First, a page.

In Part 1 of this retrospective, we covered the first two generations of the Mazda MX-5 Miata. For Part 2, we're taking a good look at the third and fourth generations of Mazda's incredibly popular sports car.
More exciting than it may look
When the third generation of the Miata debuted for the 2006 model year, some automotive critics weren't too kind to the new look. Some described it as boring, and this journalist recalls describing the styling as having all the pizzazz of a Tic Tac mint. Still, it had rather aggressively flared wheel well arches. Perhaps the latter signaled to the Miata faithful that there was something greater under the car's otherwise conservative skin.
The 2006 Miata
Compared to the second-gen Miata (the "NB"), the third-gen car (the "NC") was slightly larger. Although it also gained a little weight, it still tipped the scales at only around 2,500 pounds. It also gained a somewhat roomier cockpit and trunk, a few more standard features, and a more powerful standard engine (there would be no Mazdaspeed version).
The third-gen's interior
Initially, there were no less than six trim levels offered: Club Spec, Base, Sport, Touring, Grand Touring, and Limited. The sparsely equipped Club Spec was aimed at track enthusiasts on a tight budget, while running up through the trims added features such as fog lights, 17-inch (versus 16-inch) alloy wheels, a cloth (versus vinyl) convertible top, upgraded audio, and leather seating. Bilstein shocks and a limited-slip differential could be had on the upper trims.
All were powered by a 2.0 liter inline four that eagerly spun out 170 horsepower, while transmission choices included five- and six-speed manuals and a six-speed automatic. With a 0-to-60 mph time of around seven seconds flat (six-speed manual), this Miata was a bit quicker than its predecessors. Although it provided a more civilized ride over broken pavement, the NC still handled like a go-kart and still boasted very communicative steering. Once again, there wasn't much on four wheels that could touch it for sheer driving enjoyment. Apart from the occasional appearance of various Special Editions with their unique color schemes, the more notable changes as this generation matured included the 2007 introduction of the power retractable hardtop (PRHT) versions.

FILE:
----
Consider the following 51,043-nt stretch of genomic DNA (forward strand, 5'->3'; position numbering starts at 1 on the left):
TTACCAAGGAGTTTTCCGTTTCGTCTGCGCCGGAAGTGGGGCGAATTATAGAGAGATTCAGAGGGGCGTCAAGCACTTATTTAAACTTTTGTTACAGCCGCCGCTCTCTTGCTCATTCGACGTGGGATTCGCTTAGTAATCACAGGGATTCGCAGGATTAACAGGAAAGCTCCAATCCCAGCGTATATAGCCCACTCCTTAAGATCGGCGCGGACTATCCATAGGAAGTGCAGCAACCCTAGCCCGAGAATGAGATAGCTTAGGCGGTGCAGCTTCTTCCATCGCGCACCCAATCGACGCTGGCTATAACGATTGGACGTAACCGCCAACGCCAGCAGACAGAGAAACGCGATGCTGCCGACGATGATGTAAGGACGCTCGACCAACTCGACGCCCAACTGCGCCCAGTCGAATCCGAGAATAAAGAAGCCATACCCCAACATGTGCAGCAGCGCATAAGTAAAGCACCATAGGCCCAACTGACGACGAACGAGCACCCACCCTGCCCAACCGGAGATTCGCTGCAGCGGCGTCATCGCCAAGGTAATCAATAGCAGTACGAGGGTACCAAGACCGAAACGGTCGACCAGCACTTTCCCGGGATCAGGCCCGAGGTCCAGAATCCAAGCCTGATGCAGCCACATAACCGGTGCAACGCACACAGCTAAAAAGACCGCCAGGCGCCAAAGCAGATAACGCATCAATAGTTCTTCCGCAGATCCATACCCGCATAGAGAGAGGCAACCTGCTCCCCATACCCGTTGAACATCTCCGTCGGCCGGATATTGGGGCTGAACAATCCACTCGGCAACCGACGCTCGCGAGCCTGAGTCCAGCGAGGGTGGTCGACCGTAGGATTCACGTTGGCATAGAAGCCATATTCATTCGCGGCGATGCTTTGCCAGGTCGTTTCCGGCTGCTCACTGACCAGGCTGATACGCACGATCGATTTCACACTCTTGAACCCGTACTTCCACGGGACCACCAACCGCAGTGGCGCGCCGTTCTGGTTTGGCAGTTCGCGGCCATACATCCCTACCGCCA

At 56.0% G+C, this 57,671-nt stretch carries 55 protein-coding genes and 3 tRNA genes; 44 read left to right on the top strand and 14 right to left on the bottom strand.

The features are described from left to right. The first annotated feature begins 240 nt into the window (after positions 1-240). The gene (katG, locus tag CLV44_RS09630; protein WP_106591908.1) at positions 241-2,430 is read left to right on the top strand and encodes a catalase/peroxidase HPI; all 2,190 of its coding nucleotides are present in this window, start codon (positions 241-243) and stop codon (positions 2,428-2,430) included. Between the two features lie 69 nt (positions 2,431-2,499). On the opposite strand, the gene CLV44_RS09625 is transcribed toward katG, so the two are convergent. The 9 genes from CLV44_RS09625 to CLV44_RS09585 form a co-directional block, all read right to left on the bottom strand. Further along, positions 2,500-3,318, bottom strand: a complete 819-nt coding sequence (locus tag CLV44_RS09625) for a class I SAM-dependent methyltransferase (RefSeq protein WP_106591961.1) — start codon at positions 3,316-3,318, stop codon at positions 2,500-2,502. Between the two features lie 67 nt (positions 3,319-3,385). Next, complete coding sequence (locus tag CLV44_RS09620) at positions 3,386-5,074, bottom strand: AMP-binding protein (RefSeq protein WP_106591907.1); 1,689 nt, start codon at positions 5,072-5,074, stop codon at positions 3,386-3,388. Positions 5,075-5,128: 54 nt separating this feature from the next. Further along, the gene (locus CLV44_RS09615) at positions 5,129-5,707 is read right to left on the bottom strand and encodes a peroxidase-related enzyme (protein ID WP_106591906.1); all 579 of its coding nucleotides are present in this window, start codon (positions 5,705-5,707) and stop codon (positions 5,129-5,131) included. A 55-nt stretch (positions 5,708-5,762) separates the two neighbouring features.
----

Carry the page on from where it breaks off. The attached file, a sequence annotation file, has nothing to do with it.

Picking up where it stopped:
Offering swift operation as well as added security and comfort, the retractable hardtop added just 70 pounds to the car's weight. That year also saw minor changes to the engine's output rating, as well as a shuffling and reduction in the number of trim levels. Two years later, the Miata sported a more aggressive grille and front/rear light designs, while 2012 saw stability control become standard across the board. The last year for this generation was 2015.
2009 Mazda Miatas (PRHT version at right)
Alluring looks, athletic moves
For 2016, the fourth-generation ("ND") Mazda Miata debuted. Sporting sexy styling that seemed inspired by the Jaguar F-type, the newest Miata was a smash hit right off the bat. Indeed, it embodied, and in some cases improved upon, all the traditional tenets of the Miata: a high fun factor, affordability, reliability, and low running costs.
Initially offered in three trim levels — Sport, Club, and Grand Touring — the new Miata has embraced the latest advances in automotive technology by including features (depending on trim level) such as a touchscreen infotainment system and blind-spot monitoring. It also achieved something unheard of in modern cars — a weight loss rather than a weight gain compared to the generation that preceded it. At around 2,330 pounds, the newest Miata weighs about 200 pounds less than the previous version.
2016 Mazda Miata
Although still powered by a 2.0-liter inline four, paired to either a six-speed manual or six-speed automatic, the engine now produces 155 hp. Although that's about 12 less hp than before, it's been tuned for a broad power spread so that actual performance (aided by the car's lighter weight) and fuel economy are both improved. Specifically, the ND (with the six-speed manual) can sprint to 60 mph in just 6.3 seconds while boasting fuel economy of 30 mpg in combined driving, compared to about seven seconds and 24 mpg combined for the previous Miata. That's about the perfect definition of a win-win.
For the fourth gen's sophomore year, Mazda gave buyers another roof option. In place of the other manually folding soft top, the new Miata RF (Retractable Fastback) features a power retractable top roof panel and rear window. Yet, as with past Miatas, no matter which trim level or top configuration you lean toward, you are guaranteed one of the most entertaining rides this side of a roller coaster.
The 2016 Miata RF